Cisco Blogs

Getting Kenya Connected

- February 16, 2010 - 8 Comments

In a modest building of less than 400 square feet known as the Blossom World cybercafé in Kangundo, a small town of 10,000 in Kenya, a non commercial,  public-private collaboration between the Kenya ICT Board and Cisco Internet Business Solutions Group (IBSG) launched the Pasha centres.   The center is designed to model a community-focused format that will be self-sufficient by using technology in the form of a Web 2.0 collaborative online platform for the Digital Village Pasha Program led by the board.

This initiative falls under the Kenya ICT Board’s Digital Villages Project (DVP) also known as “Pasha Centres.”  The overall goal is to enhance the livelihoods of local citizens and encourage new micro-enterprises by providing access to information, education and new markets. 

Pasha Centre

When Blossom World officially opened on July 28, 2009, and a thousand people from Kangundo turned out en masse to get a closer look, no one could have been prouder than Jim Wynn, Internet Business Solutions Group (IBSG) director in the area of emerging markets and the public sector.

The word “pasha” means “to inform” in Swahili, and the goal of the centres, explains Wynn, is to provide a ready source of vital information to Kenyans in the areas of basic education, vocational training, health knowledge, and government services.  The connected communities will create a platform to facilitate collaboration and innovation, as well as provide valuable lessons in understanding Internet usage at a local level.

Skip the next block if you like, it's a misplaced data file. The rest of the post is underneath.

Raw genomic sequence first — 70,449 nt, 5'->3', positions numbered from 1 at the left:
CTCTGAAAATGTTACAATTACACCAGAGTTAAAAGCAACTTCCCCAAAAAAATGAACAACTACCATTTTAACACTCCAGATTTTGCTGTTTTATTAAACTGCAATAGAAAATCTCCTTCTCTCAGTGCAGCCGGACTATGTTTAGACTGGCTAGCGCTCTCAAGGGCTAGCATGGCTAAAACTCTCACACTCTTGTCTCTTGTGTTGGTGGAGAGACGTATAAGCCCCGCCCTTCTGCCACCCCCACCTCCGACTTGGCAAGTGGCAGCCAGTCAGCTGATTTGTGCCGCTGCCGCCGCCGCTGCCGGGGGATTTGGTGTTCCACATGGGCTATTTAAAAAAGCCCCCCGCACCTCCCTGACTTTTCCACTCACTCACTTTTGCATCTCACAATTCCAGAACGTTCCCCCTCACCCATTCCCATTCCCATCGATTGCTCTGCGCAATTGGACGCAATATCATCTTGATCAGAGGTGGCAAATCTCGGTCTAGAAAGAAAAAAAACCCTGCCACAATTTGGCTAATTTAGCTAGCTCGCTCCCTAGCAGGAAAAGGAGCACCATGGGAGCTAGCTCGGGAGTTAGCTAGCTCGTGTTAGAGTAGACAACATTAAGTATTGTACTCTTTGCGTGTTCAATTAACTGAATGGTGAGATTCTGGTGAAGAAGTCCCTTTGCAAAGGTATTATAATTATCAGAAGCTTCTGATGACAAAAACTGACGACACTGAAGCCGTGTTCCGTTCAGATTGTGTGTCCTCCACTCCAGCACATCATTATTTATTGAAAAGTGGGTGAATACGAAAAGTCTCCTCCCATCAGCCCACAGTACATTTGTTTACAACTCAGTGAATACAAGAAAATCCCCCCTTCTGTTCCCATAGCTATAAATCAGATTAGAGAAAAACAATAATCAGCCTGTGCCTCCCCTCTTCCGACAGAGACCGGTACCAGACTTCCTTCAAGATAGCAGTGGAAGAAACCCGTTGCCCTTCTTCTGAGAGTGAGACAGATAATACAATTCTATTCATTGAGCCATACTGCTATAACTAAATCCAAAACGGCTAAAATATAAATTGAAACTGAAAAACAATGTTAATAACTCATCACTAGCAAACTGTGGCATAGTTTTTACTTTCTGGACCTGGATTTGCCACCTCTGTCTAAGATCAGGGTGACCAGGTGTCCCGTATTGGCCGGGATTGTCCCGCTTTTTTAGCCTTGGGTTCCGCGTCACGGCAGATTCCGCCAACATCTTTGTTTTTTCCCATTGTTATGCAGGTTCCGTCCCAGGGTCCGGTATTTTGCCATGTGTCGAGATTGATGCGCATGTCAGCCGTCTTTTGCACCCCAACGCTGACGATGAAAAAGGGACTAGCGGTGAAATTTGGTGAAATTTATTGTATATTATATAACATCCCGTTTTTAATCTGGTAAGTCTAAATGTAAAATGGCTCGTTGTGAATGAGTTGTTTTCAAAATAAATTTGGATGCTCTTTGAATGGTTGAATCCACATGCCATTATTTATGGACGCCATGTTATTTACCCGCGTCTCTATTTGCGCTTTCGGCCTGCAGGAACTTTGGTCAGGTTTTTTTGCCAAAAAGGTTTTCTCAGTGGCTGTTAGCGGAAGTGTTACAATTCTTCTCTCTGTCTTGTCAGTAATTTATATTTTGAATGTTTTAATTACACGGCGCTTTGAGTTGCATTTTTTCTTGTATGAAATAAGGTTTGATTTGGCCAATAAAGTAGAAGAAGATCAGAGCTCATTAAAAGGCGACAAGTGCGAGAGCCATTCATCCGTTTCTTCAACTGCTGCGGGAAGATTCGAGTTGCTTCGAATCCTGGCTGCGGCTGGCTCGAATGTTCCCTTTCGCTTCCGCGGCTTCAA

In emerging countries, ensuring people have access to technology that allows them to address their own issues is key to creating innovative solutions that work locally.   What we are learning is that people need to help themselves in advancing economically and socially.  We need to go beyond providing technology products and invest in ensuring citizens are able to make informed decisions that improve their lives. 

I recently participated on a panel at MIT on Internet Innovations in the Developing World and heard from Bola Olabisi, Founder and CEO, Global Women Inventors and Innovators Network, say: “Give us something small, something fast, something affordable, and listen to what we want, not what you want to design and put up…”

I would add to that we have to look at the bottom-up.  We can’t change other people.  Nobody can change you.  But people can change themselves if you give them the tools and ability to change.

What has your experience been?

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  1. Technology advancement in Kenya is growing very first. As we approach vision 2030,more home based application will grow. With the support of our partners,the Country will soon be a hub of technology in East Africa.

  2. Due to East Africa by-passing the landline phase and going straight to mobile phones, there is great 3G cell phone technology already in Kenya.The internet in mass is still to follow and I suspect it will be largely used on the phones due to the existing technology and popularity.

  3. This is catching on well because cell phone technology is already there. And people chose cell phones. I wonder if there’s a way to incorporate that already-present technology…